While Eric is straight laced and cognizant of his profession, I can be a heretic at times. In fact, one of the first memories I have of Eric is us bowling and me—after picking up a split — making hand gestures and saying, “The laws of physics, broken for you”. I’m sure he still doesn’t know what to make of that, but it seemed natural to me. The fact that I am who I am gives me great pleasure in knowing that he is who he is. .

While I tend to be emotional and a bit sloppy with it, Eric is more cerebral and far less sloppy in matters of ministry. Eric is focused and driven with his mind, as many men do, to follow a code of conduct. His faithfulness and loyalty to friends get him into places by shear force of will — and he doesn’t turn back.

Eric has been a loyal friend since seminary and that means some fairly extraordinary things. When I lost my eyesight in my my right eye, and having all kinds of challenges in life, health, and ministry, Eric took me in as a guest (and friend) at his place in Hawaii. That is the kind of thing that cannot be forgotten in a friendship.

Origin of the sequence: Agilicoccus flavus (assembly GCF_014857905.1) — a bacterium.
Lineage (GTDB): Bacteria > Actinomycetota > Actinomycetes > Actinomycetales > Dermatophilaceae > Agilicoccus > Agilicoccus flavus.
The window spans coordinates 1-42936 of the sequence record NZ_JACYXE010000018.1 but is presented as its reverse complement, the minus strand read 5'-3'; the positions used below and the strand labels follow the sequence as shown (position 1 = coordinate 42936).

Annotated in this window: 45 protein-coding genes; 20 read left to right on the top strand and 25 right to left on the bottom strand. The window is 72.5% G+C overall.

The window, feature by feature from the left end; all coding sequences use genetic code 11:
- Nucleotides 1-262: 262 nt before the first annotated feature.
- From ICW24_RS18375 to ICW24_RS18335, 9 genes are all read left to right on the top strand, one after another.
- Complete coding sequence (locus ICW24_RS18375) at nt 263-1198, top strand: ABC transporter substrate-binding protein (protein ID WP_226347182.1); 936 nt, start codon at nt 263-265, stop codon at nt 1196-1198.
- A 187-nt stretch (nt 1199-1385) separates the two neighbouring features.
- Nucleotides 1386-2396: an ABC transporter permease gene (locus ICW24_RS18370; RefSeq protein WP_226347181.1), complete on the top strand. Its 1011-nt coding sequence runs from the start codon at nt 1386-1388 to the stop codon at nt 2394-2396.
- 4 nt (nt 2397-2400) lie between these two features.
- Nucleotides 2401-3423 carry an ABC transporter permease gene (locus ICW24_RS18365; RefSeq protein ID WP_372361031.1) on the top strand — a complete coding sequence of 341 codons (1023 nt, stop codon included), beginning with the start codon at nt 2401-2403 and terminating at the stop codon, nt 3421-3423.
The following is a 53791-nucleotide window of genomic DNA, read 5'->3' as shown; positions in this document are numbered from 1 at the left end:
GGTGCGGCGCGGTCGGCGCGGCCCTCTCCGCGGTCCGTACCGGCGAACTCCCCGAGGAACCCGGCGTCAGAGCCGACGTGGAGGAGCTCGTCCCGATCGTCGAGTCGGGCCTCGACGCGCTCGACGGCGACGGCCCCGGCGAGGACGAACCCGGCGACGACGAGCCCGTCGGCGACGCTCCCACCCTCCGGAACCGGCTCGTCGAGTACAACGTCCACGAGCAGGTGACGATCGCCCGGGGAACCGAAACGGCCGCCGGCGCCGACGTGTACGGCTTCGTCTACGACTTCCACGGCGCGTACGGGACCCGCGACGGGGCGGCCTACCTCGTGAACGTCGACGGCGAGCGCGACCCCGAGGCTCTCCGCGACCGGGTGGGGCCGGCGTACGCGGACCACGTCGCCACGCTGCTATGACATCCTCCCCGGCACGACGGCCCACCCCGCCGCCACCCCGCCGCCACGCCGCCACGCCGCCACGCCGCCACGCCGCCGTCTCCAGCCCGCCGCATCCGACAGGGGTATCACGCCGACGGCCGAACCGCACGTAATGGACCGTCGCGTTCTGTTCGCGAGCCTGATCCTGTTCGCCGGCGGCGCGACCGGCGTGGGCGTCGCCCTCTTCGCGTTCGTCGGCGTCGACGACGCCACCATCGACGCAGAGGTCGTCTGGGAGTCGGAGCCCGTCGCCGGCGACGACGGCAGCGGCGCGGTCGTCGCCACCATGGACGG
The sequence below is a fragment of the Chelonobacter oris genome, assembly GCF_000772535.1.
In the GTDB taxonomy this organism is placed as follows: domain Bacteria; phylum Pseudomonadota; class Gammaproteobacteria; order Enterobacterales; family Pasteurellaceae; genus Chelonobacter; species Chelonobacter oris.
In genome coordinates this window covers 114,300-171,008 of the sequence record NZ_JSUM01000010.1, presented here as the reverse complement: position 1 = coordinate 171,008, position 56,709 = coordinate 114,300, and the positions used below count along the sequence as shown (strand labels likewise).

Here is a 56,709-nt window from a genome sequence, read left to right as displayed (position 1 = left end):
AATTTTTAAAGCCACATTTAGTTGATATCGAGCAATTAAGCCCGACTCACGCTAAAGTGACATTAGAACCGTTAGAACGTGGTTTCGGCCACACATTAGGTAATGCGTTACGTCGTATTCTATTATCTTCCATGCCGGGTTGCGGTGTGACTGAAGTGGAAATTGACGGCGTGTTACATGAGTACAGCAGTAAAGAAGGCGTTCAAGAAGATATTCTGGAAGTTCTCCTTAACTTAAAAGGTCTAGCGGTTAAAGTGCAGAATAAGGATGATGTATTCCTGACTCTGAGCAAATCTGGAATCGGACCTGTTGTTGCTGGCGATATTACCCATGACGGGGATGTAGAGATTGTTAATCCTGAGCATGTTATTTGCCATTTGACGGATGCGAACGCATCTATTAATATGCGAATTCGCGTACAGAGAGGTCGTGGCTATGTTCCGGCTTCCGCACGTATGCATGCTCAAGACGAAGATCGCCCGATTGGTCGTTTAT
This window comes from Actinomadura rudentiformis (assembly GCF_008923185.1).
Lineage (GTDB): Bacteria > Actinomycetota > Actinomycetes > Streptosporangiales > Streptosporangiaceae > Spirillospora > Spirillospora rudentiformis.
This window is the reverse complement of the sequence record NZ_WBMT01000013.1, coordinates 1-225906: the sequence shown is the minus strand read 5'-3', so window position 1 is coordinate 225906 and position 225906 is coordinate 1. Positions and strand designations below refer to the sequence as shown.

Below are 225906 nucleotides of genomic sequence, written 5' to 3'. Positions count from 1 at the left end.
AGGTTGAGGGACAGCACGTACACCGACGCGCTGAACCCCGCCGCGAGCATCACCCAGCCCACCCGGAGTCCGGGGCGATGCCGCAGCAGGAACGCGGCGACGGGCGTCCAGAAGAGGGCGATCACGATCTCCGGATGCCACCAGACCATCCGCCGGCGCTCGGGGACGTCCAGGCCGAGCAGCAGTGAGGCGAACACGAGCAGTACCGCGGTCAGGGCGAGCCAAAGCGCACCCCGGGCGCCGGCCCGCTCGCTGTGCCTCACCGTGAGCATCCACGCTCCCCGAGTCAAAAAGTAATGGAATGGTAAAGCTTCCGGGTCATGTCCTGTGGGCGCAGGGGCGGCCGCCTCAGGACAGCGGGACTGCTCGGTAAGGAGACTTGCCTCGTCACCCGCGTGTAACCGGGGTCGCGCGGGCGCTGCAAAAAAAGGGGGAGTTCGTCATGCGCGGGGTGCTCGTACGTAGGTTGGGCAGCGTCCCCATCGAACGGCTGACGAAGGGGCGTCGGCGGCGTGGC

How did it happen? My wife knew enough to call him and talk to him about. She and he made it happen, because Eric is one of my family’s most beloved people among my seminary friends. When he comes into town, we go see him almost no matter what, and he does the same for us. We like to have him around, and we miss him when he leaves. In addition, My kids love his kids, and seem to gel pretty well with them when we get together. They are both exceptional kids, and he is rightfully proud of them.

Eric and my family have things in common — different things, but all in common, Michelle and I have ministry in common with him, but Eric is more than that. Eric is an artist who loves theater and literature (like everyone else in my family, though I can put up with it) and he is an artist who plays music, which is probably my favorite thing in the world (and they can put up with it).

Eric also writes blog pieces, as I do.

Eric Anderson: The Hardest Working Minister In Show Business